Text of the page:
Investors should be reviewing their global asset allocations and underlying sector allocations on an ongoing basis, rhetorically asking if their current positions are reflective of their overall view of the global market landscape.
My answer to that question with regard to my energy allocation is “not enough.”
The world is in a demand growth stage for all kinds of energy resources, a demand surge that will likely continue for some time. Have a look at projections from the US Energy Information Administration going out to 2035:
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All of this current and anticipated demand would argue for generally higher prices of energy resources even without some form of Mid East conflict or terror event that would possibly cause a surge in oil prices especially if supply disruptions ensued. For this reason, in addition to a variety of others including "energy independence," "insurance against supply disruptions," "green issues," etc., countries are exploring for more sources of more varieties of energy types in more places around the planet than ever before.
There are several ways to invest in order to reflect this view, and currently, I’m long some of them including: Schlumberger (NYSE:SLB), Weatherford (NYSE:WFT), Devon Energy (NYSE:DVN), Clean Energy Fuels (NASDAQ:CLNE), Hess (NYSE:HES), Petrobras (NYSE:PBR), Pride (NYSE:PDE), and Baker Hughes (NYSE:BHI). In fact, it is a broad plate of exposure… some oil majors, some drilling majors and minors, some natural gas exploration and development, and some liquefied natural gas transportation.
The energy sector has generally performed well in the past couple of months. Note the performance of the Energy sector (using Energy Select Sector SPDR ETF (NYSEARCA:XLE) as a proxy) versus others within the S&P 500 just this past month… top of the pack:
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That said, underperformance through the year versus other sectors, alone, is not a reason to invest in a sector! The deployment of cash into the energy sector should be substantiated by fundamental views about which I’ve written quite a bit of late. If you have time (and a comfortable seat!), have a look at my comprehensive overall global markets view published earlier this week in an article entitled: “Navigating the Market's Choppy Waters.”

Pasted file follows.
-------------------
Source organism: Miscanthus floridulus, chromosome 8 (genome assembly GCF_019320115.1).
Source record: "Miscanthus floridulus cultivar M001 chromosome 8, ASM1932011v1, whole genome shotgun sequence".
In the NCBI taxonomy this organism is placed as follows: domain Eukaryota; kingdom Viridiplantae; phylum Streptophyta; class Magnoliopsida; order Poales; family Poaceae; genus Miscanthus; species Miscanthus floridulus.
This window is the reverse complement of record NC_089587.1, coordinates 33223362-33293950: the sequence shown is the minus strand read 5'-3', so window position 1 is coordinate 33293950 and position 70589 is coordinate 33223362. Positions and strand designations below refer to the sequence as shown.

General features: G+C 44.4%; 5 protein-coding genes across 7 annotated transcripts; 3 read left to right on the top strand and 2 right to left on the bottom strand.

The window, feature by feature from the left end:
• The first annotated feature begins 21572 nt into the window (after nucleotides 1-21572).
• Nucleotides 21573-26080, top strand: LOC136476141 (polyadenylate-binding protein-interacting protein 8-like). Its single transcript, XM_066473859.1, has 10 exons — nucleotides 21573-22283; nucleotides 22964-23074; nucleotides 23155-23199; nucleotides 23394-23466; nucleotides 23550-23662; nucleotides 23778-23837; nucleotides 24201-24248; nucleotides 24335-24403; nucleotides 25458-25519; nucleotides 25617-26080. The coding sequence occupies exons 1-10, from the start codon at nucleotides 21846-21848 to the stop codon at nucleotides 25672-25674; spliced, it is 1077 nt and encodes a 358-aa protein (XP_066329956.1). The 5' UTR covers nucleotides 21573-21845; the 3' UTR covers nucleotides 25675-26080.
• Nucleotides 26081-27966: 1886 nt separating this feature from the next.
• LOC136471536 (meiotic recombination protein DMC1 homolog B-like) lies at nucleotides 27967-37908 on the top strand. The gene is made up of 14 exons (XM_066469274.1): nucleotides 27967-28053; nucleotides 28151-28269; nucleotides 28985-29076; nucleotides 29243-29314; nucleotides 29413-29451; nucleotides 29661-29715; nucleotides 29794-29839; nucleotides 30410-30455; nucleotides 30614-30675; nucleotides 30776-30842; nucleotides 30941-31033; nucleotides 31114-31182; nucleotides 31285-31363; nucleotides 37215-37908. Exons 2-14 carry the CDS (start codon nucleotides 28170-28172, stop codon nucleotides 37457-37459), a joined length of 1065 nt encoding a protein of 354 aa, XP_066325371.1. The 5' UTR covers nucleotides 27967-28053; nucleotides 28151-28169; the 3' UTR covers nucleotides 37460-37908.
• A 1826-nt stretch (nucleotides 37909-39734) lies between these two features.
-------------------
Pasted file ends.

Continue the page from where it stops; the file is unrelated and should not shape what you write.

To sum it up, I’m encouraged by a number of recent events including China’s efforts to pre-empt a bubble-bursting scenario, the political will in Europe that has converged on Ireland in order to restore market confidence that the eurozone is stumbling but not self-destructing, the recent elections in the US that augur well (or at least, better) for some kind of market friendly outcome on tax policy and pushback on earmarks to focus on job-creation, the recent economic data in the US that is showing some optimistic signs, and the seemingly re-generation (pun intended) within the halls of Congress of the energy discussion regarding legislation to promote alternative fuels (yes, T. Boone Pickens was at it again this week in DC... see Bloomberg.com’s “Bill to Convert Trucks to Use Natural Gas May Pass This Year, Pickens Says”).
Collectively, those events have made me less patient in deploying cash and more inclined to continue building my equity exposure. As China continues to put its foot on the brakes in order to ward off an inflationary bubble, the markets are likely to continue reacting like they did this week... concerned that China’s slowing means global stopping, and therefore sell off cyclical sectors in particular. If that happens, the energy sector would likely be among those that retreat on slower global growth concerns. Since, at this point, I don’t share those “global stopping” fears, I’d be inclined to add to existing exposure on such pullbacks. The ETF XLE is one option, as are some of the names already in portfolio mentioned above such as Schlumberger and Devon Energy.
Disclosure: Author long XLE, Schlumberger, Weatherford, Devon Energy, Clean Energy Fuels, Hess, Petrobras, Pride, and Baker Hughes
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